Time out, Elite Daily. First off, yes, Waldo might have been hard to pick out of the crowd, but taking the time to find him has been worth it for generations of people. Being similar to other people doesn’t make you insignificant; it makes you human.

Second, there are no rules on the right way to be unique, AKA a “bad bitch.” If you genuinely like Uggs and Carrie Bradshaw, it doesn’t make you “basic;” it makes you you.

Accept everything about yourself, whether it’s girly, manly, or somewhere in between. It’s part of you, and if you can learn to accept it, maybe you can learn to accept the people standing beside you.

I Agree: Feminism Won’t Make You Happy

 

I was recently searching for my blog on WordPress, but when I typed “Happy Feminism” into the search bar, the first result was a post titled “Feminism Won’t Make You Happy.” While I was a little taken aback by it at first, I realized they were right; feminism won’t make you happy. As my mom always said, “Only you can make yourself happy.” …..Feminism is maybe just a mechanism for getting there.

While anyone who believes in gender equality could consider themselves a feminist, only if that belief leads to action will it increase a person’s happiness. If it lets you feel more comfortable with who you are or try different things that otherwise would have been “off-limits” to your gender, you will definitely be happier.

However, if all you do is acknowledge the injustices in the world, I would bet feminism would only add to your unhappiness. There’s no good in acknowledging what’s wrong if you aren’t willing to change it.

I suppose most of the critics out there are the kind of people who don’t like change, so I can understand why feminism isn’t right for them. However, for everyone else who can envision a more wonderful world and wants to fight to make it a better place, I’m proud to call you my fellow Happy Feminists.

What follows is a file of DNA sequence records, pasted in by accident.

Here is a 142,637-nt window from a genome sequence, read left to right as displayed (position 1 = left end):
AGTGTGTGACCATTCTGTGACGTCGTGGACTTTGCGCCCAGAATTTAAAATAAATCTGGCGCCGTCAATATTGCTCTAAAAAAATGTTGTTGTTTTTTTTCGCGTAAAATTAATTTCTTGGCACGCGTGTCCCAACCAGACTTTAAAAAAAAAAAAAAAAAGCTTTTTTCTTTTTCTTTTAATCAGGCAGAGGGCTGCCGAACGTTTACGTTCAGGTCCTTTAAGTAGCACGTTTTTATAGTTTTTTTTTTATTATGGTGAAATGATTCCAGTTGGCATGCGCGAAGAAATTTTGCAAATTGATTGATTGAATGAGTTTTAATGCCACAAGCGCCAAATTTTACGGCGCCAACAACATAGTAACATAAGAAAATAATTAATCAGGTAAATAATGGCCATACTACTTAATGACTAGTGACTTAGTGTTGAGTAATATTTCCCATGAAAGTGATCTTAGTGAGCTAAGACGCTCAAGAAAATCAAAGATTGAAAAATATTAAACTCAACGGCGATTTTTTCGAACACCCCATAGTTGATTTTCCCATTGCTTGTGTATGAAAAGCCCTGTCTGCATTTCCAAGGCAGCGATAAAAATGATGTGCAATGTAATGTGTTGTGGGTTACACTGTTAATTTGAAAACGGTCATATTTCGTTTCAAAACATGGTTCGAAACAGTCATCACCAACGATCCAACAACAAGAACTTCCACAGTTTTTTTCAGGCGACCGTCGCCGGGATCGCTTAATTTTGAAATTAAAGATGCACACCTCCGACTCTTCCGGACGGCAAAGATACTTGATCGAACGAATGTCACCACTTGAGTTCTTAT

Feminism: We’re Still Figuring It Out

Tavi Gevinson, as the founder and editor-in-chief of Rookie Magazine, allows women to be contradictions. Being a feminist, should mean the opposite of being put in a box. There are no rules on what you should like, how you should behave, or what you should do. Being a feminist, means embracing any of the opportunities of being a person that you choose. It means being dynamic, having flaws, and, most importantly, being free.

Below are just a few key points of her ideas. For the real thing, watch her TedX talk above, “Still Figuring It Out.”

  1. Strong Characters Are Dynamic, Not Perfect
  2. Women Are Crazy, Because People Are Crazy, and Women Happen To Be People
  3. Stop Underestimating Teenage Girls
  4. Feminism is a Discussion, Not a Rulebook
  5. We’re All Just a Bundle of Contradictions, Accept It

Let Her Like Pink…And Any Other Color

I recently came across an article discussing the idea of re-branding masculine toys for a female audience, simply by using a “girly” color scheme. Obviously, it would be better if girls and boys felt welcome to use whatever toy they wanted without challenging their gender identity. However, that is not the world we live in.

Broadening the selection of toys marketed across gender, even if the color schemes play to stereotypes, is definite progress. If your daughter is more likely to play with Legos and experiment with a science kit just because it comes in pink, so be it. The main reason it matters what toys our children play with is that it affects how they see themselves, what interests they develop, and ultimately what careers they pursue.

What your child’s favorite color is hardly matters, because that won’t define who s/he becomes.

Below is an article I believe addresses the issue very well.

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What’s the Problem With Pink, Anyway?

By Yael Kohen